Thursday, May 30, 2024

Gov’t Reserves deteriorate to low levels

The Botswana government’s share of reserves continues to decline as the country faces its worst contraction in over a decade, with revenue expected to take a dip yet while the country intends to expand its expenditure to boost the sluggish economy.

Bank of Botswana’s statement of financial position at the end of August 2020 shows the country’s reserves at P62.4 billion, lower than P63.6 billion in July and 15 percent lower from the corresponding period last year.

The reserves are made up of the transactions balances tranche, liquidity investment tranche, the Pula fund and the International Monetary Fund tranche. Much of the decline in foreign exchange reserves during August was due to a 50 percent drop in the liquidity investment  tranche, falling from P5.7 billion to P2.8 billion. The liquidity investment  tranche provides for support for short term funding. 

Nearly 17 percent of the P62.4 billion of the foreign reserves is held through the Government Investment Account (GIA), established in 1997, representing government’s share of the reserves in the Pula fund. The government’s portion has been falling in recent times. In the prior month, the pula fund amounted to 26  percent of total foreign reserves. 

The government’s share of reserves  in August was P10.5 billion, falling from P13.2 billion in July, and on a twelve-month period, the government’s buffers have lost almost 46 percent from August 2019’s P19.4 billion. The sustained loss in government reserves has been largely due to withdrawals by the government to fund deficits caused by lower revenues against high expenditure. This has brough down government’s reserves to their lowest levels in more than ten years. 

The continued fall in government reserves has forced the country’s fiscal officials to consider alternative ways to stimulate the economy while patching up the widening budget shortfalls. The finance ministry had to revise the initial budget presented in February, cutting projected revenue for the 2020/21 financial year from P62.4 billion to P48.8 billion while planned government expenditure was reduced from P67.6 billion to  P59.6 billion.

The budget deficit for the 2020/21 budget year that began in March has since jumped from  P10.8 billion to nearly P15 billion, according to the finance minister in his presentation to lawmakers in September  when requesting for an additional P3.7 billion. The budget deficit has ballooned from the P7.9 billion deficit registered in 2019/20 financial year, which was a slight reduction from 2018/2019’s massive P8.8 billion budget shortage.  

The government has been troubled by budget deficits since 2017/2018, with that year’s deficit recorded at P1.9 billion. The government’s cumulative budget deficits in the last three years is hovering now at P22 billion. Another shortfall of  more than P4.4 billion is expected in 2021/22 but will likely be revised too in the coming months.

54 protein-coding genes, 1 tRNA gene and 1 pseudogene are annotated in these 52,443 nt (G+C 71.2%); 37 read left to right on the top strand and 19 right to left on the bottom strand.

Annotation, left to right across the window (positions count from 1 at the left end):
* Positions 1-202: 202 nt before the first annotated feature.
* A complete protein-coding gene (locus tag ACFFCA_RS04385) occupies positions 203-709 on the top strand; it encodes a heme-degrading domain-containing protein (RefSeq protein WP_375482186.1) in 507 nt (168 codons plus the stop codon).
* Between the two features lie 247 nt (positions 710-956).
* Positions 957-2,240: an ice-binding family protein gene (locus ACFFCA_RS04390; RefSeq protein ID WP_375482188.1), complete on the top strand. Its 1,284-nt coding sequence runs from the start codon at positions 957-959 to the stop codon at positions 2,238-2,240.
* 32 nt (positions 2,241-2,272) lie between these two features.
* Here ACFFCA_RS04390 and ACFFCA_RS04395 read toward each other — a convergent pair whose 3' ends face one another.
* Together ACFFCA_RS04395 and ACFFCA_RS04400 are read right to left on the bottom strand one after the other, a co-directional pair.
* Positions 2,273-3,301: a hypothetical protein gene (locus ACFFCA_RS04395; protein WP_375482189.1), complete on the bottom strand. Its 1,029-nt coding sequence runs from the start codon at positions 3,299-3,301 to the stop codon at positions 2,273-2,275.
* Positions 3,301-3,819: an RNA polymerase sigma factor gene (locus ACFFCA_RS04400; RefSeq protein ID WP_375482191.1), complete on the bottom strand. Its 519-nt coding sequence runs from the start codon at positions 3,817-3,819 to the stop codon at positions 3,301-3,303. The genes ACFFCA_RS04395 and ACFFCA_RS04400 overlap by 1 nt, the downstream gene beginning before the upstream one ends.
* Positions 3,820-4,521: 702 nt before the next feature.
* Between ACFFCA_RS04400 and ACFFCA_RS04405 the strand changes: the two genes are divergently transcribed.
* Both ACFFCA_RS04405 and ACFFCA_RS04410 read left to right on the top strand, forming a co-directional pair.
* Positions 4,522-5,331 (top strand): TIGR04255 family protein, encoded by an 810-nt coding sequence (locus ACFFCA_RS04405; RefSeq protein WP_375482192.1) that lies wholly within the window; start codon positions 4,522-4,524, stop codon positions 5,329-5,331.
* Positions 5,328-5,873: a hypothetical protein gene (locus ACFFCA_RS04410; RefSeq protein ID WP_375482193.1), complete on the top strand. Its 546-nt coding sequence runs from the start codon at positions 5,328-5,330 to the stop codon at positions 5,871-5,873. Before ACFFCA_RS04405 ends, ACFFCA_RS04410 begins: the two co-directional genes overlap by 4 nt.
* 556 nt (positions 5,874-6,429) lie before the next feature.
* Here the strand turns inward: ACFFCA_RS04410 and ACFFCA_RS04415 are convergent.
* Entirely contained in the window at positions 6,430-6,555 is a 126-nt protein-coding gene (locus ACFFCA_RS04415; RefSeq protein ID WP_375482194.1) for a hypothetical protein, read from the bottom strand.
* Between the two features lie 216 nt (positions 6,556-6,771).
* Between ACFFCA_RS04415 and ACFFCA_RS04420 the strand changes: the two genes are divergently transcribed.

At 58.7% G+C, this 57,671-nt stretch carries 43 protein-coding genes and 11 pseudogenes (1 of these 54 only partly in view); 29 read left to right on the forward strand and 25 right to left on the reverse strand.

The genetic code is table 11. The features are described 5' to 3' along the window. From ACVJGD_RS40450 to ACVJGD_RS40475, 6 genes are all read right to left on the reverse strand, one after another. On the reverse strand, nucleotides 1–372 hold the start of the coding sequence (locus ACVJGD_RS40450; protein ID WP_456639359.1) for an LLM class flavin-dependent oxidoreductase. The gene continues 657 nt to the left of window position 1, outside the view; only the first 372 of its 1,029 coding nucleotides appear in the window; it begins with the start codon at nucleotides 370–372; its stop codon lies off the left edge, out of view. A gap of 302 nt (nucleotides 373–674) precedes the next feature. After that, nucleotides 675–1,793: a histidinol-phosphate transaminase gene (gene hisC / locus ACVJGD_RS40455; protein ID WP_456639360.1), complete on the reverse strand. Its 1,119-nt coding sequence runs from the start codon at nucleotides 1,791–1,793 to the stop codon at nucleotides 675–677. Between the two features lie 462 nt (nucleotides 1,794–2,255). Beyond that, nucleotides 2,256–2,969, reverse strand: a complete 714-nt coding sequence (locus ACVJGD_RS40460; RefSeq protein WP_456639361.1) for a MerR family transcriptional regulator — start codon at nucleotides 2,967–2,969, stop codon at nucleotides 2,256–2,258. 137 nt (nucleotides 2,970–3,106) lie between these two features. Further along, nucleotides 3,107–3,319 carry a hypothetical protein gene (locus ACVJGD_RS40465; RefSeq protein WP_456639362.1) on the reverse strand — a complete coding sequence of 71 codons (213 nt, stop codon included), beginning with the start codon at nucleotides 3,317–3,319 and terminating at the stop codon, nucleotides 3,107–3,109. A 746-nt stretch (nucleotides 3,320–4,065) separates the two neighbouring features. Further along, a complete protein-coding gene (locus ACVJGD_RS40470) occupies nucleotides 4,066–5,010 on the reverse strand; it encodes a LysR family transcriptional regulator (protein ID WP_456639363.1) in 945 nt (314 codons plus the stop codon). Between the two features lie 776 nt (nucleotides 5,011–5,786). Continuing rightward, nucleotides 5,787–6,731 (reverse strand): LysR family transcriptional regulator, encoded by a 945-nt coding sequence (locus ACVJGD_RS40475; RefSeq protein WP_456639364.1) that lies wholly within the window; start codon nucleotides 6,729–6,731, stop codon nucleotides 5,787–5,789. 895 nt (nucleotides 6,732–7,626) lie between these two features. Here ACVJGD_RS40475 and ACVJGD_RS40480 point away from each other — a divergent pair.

The government has  put in place an ambitious Economic Recovery  and Transformation Plan (ERTP) to nudge the sluggish economy, which is said to be operating below its potential, averaging 3.7 percent in gross domestic product (GDP) growth rate instead of the desired 6 percent growth rate. The Finance ministry officials say the pandemic has sharply reduced economic growth and national income, worsening the country’s fiscal and balance of payments positions.

The ministry’s Mid-Term Review of the eleventh National Development Plan (NDP 11), the six-year plan that began on April 2017 and ends March 2023, initially projected domestic GDP growth averaging 4.1 percent a year during the second half of NDP 11. However, post-COVID, average GDP growth over this period is now expected to be less than half of that rate, at 1.9 percent. The economy has been forecasted to shrink by 8.9 percent in 2020, followed by a rebound growth of 7.7 percent growth in 2021.

The deterioration in government’s reserves has long been in the making. Prior to the financial crisis of 2008/9, the government investment account amounted to P30.5 billion in December 2008, which was equivalent to 41 percent of GDP. At the current level of P10.5 billion, it represents 5 percent of 2019’s nominal GDP 0f P200 billion. On the back of the significant plunge in government reserves, the minister said it’s best to avoid excessive drawdown from the government investment account in order to preserve it as a financial buffer. 

“The danger with substantially reduced financial buffers is that when an economic shock occurs, or disaster descends upon us and adversely affects our economy such as the Covid-19 pandemic  currently. It becomes difficult for the country  to manage such a shock. This means that as far as possible we should build enough fiscal cushion to be able to resist eventualities such like this,” Matsheka said last month. 

The minister warned that drawing down on the country’s cash balances to finance deficits should be an exception rather than the rule. He said the government will need to make more use of borrowing to finance budget deficits in the short and medium term.


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